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My theory on Madrid’s mental weakness was of course fully validated in the second half: where the opening exchanges almost immediately led to the 2-1 (scored by a spectacularly nasty Ronaldo penalty: a missile to the top corner): that Real Madrid have absolute self-belief that they can win any game regardless of the circumstance EXCEPT if it’s against Barcelona. For most opponents, a handy 3-0, 4-0 or 5-0 would do the job – goals scored by the opposing teams become mere footnotes in the game. Whereas in cases where the opposing team manages to score first, a remontada is always a likely outcome: whether by means of grinding out a result (see Mallorca game last weekend) – or by means of a more attractive approach to winning (last night) – and the players know it too.
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It’s fitting to note that in a game as attractive to watch as last night’s, that the 2 best Real Madrid players were the men who were supposed to be the team’s ‘offensive instigators’: Kaka and Ozil. Well-supplied by Xabi Alonso (who was in turn supported by a Granero’s neat and tidy game), the 2 ‘10’s wove their way very effectively through the Bilbao midfield and defense. It was a game to showcase the 2, along with Granero – who I think put in a decent shift and might perhaps have won himself a candidacy for Wednesday’s El Clasico. The other notable performer last night was also Raphael Varane who convinces me every time I see him that he will become, as Mourinho once prophesized “a starter for Real Madrid for the next 10 years.”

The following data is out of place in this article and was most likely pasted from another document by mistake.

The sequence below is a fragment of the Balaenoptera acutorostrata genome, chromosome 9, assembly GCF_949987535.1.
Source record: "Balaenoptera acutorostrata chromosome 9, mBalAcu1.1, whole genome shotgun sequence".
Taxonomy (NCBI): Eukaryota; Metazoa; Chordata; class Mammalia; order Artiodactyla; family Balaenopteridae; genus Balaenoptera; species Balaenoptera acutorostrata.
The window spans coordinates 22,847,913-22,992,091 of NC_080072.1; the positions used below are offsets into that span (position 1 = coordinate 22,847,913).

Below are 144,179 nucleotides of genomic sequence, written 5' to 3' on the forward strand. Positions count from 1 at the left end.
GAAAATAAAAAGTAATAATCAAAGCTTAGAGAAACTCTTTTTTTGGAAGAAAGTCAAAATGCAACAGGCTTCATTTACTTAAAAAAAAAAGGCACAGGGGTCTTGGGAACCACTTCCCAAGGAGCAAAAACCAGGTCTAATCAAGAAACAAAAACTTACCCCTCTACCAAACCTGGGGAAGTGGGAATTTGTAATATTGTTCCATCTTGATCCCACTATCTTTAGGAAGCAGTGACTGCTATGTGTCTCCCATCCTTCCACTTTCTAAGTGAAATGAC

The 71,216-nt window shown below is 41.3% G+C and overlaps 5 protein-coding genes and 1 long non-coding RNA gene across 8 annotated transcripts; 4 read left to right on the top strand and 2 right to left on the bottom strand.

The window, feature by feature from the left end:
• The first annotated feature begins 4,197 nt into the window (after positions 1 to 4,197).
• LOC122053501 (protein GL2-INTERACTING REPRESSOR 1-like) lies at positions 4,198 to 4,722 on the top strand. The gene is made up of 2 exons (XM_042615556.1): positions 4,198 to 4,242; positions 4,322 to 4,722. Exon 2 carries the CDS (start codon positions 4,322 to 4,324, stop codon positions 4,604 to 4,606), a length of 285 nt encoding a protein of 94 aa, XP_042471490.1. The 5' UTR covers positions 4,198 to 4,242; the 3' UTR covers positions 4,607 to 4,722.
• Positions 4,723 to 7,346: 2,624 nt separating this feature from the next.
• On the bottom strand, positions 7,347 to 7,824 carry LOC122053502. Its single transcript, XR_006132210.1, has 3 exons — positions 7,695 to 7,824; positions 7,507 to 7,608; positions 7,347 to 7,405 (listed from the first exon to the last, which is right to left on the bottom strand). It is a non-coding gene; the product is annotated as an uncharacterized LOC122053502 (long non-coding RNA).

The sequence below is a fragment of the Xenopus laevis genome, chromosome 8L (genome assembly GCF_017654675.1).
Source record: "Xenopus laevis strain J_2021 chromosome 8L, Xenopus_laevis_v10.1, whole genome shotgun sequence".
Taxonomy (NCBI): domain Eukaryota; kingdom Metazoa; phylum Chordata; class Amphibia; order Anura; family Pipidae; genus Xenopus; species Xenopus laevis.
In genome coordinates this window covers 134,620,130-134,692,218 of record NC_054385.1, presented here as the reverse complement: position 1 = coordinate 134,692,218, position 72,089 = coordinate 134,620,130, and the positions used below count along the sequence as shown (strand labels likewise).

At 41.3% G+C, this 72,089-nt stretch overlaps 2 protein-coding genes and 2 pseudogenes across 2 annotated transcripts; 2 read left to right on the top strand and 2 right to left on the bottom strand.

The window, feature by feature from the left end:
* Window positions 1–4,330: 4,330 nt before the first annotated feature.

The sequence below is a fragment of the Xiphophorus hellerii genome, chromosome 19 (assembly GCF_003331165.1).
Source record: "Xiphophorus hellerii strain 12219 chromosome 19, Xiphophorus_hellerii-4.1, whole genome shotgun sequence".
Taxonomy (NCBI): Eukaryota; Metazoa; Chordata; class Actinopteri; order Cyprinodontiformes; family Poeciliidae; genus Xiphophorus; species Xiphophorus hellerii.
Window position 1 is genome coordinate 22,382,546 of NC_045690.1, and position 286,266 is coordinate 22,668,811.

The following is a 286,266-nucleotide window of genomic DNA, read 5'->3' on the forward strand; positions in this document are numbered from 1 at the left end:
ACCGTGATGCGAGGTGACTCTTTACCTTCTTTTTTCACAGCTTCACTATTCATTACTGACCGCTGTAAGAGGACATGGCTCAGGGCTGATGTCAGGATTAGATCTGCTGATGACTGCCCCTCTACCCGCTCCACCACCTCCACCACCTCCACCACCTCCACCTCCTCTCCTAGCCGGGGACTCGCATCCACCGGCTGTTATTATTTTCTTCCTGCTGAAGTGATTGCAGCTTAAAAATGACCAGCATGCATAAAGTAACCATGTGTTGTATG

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As the sun began to rise this morning, on the first day of the new Chinese Lunar Year – the year of the Dragon, the score was 4-1. Real Madrid had won once again. Auspicious omens I hope. Marcelo Bielsa openly admitted that the result was just. I disagree – I thought Athletic gave a great account of themselves last night and didn’t deserve such a lopsided scoreline. Either way – the lead is back at 5 points.
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Erasing the Exceptions
 
It still isn’t clear to me EXACTLY what our shortcomings are when we play Barca. I continue to believe that it’s a psychological thing. Because in the midst of this hurricane of praise or criticism that the tema and Mourinho receive from the outcome of the clasicos, I’ve come to believe one thing: that whether we choose to play them by pressing them up high (like in the Supercup) or by dropping deep (like last week) – that we are capable of winning. I insist that both are workable approaches to winning. Victory however can only be achieved through the perfect execution of the selected game plan – and achieving that can only be done through impeccable mental / psychological prepared-ness: our current Achilles’ Heel in facing Barca. Currently, we can do it against any side in the world EXCEPT for them. Currently, they are the ‘Exception’ for us.